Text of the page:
for you will mourn and weep.

“Woe to you when all speak well of you, for that is what their ancestors did to the false prophets.

“But I say to you that listen, Love your enemies, do good to those who hate you, bless those who curse you, pray for those who abuse you. If anyone strikes you on the cheek, offer the other also; and from anyone who takes away your coat do not withhold even your shirt. Give to everyone who begs from you; and if anyone takes away your goods, do not ask for them again. Do to others as you would have them do to you.


Today is a really important day in our church for a lot of reasons. We have just welcomed friends from our church family into membership here at Mission Hills. In a little bit, we will celebrate our gifts, through the presentation of our commitment cards. Both of these things honor what is now and what will happen in the future. Today is also All Saints Sunday, where we remember and honor all those saints in our lives who are no longer with us in body. So there is a celebrating element to today, and also one of grief and loss. What do we do about that?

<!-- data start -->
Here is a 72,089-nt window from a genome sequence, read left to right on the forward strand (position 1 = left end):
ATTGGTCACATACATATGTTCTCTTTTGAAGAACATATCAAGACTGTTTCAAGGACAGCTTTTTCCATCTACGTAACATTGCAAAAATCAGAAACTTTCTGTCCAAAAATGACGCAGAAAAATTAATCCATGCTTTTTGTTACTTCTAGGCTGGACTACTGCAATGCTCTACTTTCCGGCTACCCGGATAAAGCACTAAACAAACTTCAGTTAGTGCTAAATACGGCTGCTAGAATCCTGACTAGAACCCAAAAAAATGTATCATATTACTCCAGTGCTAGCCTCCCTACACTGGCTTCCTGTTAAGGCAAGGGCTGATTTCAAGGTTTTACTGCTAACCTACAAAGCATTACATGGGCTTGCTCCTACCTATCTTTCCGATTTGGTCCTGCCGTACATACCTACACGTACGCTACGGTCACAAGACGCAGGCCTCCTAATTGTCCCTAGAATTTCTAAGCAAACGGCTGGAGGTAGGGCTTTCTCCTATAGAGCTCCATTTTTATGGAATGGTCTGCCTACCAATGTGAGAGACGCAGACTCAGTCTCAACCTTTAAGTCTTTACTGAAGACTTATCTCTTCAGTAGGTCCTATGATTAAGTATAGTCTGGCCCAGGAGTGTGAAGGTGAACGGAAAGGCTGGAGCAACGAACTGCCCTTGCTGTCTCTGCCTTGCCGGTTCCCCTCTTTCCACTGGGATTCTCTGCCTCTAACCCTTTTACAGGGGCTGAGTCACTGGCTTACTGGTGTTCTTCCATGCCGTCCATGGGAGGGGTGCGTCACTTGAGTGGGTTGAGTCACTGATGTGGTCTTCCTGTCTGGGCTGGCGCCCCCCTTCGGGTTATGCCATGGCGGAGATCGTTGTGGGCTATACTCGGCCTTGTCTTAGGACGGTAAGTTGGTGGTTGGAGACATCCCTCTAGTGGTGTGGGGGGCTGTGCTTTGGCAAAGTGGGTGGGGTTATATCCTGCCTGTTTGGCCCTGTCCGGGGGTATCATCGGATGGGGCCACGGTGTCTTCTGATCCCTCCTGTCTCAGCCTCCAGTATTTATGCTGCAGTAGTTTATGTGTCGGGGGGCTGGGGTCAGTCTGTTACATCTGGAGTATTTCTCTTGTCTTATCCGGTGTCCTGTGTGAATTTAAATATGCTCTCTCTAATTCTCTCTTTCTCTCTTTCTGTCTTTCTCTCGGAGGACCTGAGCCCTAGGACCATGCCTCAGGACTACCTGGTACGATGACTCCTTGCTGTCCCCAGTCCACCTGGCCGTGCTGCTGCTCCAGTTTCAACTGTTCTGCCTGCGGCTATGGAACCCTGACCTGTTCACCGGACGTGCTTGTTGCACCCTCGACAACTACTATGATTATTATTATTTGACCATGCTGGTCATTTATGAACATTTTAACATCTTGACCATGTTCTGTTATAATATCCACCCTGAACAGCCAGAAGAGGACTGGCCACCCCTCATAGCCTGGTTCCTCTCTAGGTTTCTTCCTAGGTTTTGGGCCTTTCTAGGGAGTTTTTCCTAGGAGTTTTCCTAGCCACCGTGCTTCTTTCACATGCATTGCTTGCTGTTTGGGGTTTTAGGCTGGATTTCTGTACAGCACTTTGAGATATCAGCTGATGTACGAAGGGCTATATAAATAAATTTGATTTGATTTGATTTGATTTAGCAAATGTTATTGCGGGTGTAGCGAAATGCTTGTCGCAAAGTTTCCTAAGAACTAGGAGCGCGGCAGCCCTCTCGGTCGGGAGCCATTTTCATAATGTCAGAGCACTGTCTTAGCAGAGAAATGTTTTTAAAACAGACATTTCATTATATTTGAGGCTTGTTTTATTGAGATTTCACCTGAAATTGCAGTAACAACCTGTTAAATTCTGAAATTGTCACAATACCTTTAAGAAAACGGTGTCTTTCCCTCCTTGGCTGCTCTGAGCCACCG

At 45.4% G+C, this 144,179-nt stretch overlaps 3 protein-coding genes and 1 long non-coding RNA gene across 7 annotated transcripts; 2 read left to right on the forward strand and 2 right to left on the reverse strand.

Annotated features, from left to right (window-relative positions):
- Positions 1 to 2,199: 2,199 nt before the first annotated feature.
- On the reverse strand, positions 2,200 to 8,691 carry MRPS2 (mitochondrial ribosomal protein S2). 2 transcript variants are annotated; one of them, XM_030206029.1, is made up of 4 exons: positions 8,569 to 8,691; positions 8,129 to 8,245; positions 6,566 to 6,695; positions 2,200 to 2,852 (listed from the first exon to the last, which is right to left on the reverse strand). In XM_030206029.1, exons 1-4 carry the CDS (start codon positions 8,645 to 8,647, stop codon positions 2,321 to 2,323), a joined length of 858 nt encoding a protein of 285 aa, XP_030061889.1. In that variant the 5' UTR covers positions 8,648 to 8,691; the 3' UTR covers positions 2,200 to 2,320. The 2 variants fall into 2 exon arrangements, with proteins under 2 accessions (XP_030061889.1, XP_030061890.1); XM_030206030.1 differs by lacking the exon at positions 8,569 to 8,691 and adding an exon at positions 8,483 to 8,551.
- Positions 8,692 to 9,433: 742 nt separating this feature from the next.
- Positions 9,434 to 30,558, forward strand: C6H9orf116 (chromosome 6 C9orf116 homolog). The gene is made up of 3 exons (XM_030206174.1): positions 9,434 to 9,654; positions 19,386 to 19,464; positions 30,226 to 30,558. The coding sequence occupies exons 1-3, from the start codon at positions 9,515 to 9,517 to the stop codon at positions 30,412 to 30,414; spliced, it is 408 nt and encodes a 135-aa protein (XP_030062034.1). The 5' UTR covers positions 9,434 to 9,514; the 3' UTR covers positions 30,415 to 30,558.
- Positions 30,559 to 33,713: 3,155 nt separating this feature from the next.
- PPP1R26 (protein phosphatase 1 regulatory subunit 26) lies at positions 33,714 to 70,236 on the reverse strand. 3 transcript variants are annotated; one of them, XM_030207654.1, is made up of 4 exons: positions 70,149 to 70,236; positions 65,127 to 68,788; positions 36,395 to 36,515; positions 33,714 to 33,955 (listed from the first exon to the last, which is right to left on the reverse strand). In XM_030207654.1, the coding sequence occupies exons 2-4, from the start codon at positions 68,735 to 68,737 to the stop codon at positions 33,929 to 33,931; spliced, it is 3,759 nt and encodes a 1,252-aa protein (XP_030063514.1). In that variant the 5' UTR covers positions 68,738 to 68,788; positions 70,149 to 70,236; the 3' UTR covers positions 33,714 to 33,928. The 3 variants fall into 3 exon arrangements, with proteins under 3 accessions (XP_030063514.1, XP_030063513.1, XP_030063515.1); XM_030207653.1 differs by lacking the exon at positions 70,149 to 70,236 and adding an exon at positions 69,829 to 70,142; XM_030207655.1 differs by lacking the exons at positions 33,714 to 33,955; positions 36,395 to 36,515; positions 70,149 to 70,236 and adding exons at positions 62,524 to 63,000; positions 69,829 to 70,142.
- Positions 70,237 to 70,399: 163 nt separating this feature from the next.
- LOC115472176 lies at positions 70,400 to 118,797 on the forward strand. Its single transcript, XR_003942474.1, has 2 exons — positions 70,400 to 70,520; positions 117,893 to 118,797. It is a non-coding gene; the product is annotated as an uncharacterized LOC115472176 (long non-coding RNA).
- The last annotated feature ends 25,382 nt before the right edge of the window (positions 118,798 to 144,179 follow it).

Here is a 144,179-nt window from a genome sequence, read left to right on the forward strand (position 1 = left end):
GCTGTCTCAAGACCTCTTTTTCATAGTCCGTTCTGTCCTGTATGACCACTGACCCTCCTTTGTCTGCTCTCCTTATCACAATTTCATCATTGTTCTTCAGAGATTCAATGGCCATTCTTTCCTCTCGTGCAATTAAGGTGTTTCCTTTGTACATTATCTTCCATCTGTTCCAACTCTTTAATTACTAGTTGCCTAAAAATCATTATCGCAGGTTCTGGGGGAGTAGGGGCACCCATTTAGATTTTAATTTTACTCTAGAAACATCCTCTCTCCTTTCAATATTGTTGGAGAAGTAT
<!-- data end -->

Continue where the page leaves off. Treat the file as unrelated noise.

How can both exist in the same space today?

I want us to remember, especially today, the story of Jesus. The story of Jesus, while it is brutal and graphic and traumatic, while we grieve parts of the story, the story is still overwhelmingly one of great joy, of resurrection, of life eternal. Jesus reminds us that death is not the end of the story, and today, we honor that truth, and together we celebrate it.

Our passage today from Luke is an example of this story lived out. These beatitudes can remind us of the goodness those who have died brought to our lives. When we remember, we can remember the love someone showed us. We can remember the good they have done in the world, the ways they have blessed their community, the ways they taught us to pray and give and do good. We can remember them, just like the blessings portrayed in the Beatitudes, as models of the kind of faithful living we all are called to.

Jesus reminds us that death is a part of life, certainly, but that we can still remember and honor those who have died, because their story is not over either. Today, we remember those who have died, remembering them as saints, part of the communion of saints. We remember the ways they have impacted us, the stories they’ve shared with us, the memories, the learnings, their witness. And in turn, our remembering allows us to hold those people with us, as we move towards the future. It’s a sacred, real, raw moment of bringing what we’ve learned with us as we look ahead in our timeline.